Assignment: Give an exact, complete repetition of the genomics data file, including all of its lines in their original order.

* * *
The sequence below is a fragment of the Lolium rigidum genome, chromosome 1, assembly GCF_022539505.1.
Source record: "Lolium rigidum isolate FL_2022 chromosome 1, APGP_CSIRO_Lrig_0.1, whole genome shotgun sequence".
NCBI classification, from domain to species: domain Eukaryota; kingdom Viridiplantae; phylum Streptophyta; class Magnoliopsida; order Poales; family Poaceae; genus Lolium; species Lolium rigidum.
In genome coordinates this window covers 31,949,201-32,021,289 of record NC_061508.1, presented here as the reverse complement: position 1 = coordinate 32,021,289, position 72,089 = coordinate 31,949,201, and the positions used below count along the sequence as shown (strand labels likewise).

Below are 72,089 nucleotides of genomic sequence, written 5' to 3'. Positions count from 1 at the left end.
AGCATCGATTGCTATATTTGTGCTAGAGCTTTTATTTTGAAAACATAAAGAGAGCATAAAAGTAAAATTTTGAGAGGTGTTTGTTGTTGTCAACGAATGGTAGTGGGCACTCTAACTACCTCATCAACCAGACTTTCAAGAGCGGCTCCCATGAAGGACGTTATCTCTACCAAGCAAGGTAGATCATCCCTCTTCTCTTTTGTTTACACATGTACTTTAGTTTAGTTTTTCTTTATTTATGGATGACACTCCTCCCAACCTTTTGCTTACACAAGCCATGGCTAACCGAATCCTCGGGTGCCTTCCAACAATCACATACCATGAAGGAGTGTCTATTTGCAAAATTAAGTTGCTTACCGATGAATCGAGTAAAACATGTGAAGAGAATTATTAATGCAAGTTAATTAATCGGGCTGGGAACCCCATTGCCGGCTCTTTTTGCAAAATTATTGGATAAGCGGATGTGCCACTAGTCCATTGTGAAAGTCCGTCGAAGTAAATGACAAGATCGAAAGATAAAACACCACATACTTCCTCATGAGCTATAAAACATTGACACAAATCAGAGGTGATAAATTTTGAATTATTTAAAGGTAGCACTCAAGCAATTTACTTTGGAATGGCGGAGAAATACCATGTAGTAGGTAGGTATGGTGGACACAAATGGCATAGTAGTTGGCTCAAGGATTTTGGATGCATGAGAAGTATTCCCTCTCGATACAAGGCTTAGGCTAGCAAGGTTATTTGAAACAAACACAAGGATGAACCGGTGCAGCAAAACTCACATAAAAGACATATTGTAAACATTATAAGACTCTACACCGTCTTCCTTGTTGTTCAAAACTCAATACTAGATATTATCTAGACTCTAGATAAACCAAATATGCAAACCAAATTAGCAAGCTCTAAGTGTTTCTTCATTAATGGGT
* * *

The sequence below is a fragment of the Lolium rigidum genome, chromosome 1, assembly GCF_022539505.1.
Source record: "Lolium rigidum isolate FL_2022 chromosome 1, APGP_CSIRO_Lrig_0.1, whole genome shotgun sequence".
NCBI classification, from domain to species: domain Eukaryota; kingdom Viridiplantae; phylum Streptophyta; class Magnoliopsida; order Poales; family Poaceae; genus Lolium; species Lolium rigidum.
In genome coordinates this window covers 31,949,201-32,021,289 of record NC_061508.1, presented here as the reverse complement: position 1 = coordinate 32,021,289, position 72,089 = coordinate 31,949,201, and the positions used below count along the sequence as shown (strand labels likewise).

Below are 72,089 nucleotides of genomic sequence, written 5' to 3'. Positions count from 1 at the left end.
AGCATCGATTGCTATATTTGTGCTAGAGCTTTTATTTTGAAAACATAAAGAGAGCATAAAAGTAAAATTTTGAGAGGTGTTTGTTGTTGTCAACGAATGGTAGTGGGCACTCTAACTACCTCATCAACCAGACTTTCAAGAGCGGCTCCCATGAAGGACGTTATCTCTACCAAGCAAGGTAGATCATCCCTCTTCTCTTTTGTTTACACATGTACTTTAGTTTAGTTTTTCTTTATTTATGGATGACACTCCTCCCAACCTTTTGCTTACACAAGCCATGGCTAACCGAATCCTCGGGTGCCTTCCAACAATCACATACCATGAAGGAGTGTCTATTTGCAAAATTAAGTTGCTTACCGATGAATCGAGTAAAACATGTGAAGAGAATTATTAATGCAAGTTAATTAATCGGGCTGGGAACCCCATTGCCGGCTCTTTTTGCAAAATTATTGGATAAGCGGATGTGCCACTAGTCCATTGTGAAAGTCCGTCGAAGTAAATGACAAGATCGAAAGATAAAACACCACATACTTCCTCATGAGCTATAAAACATTGACACAAATCAGAGGTGATAAATTTTGAATTATTTAAAGGTAGCACTCAAGCAATTTACTTTGGAATGGCGGAGAAATACCATGTAGTAGGTAGGTATGGTGGACACAAATGGCATAGTAGTTGGCTCAAGGATTTTGGATGCATGAGAAGTATTCCCTCTCGATACAAGGCTTAGGCTAGCAAGGTTATTTGAAACAAACACAAGGATGAACCGGTGCAGCAAAACTCACATAAAAGACATATTGTAAACATTATAAGACTCTACACCGTCTTCCTTGTTGTTCAAAACTCAATACTAGATATTATCTAGACTCTAGATAAACCAAATATGCAAACCAAATTAGCAAGCTCTAAGTGTTTCTTCATTAATGGGT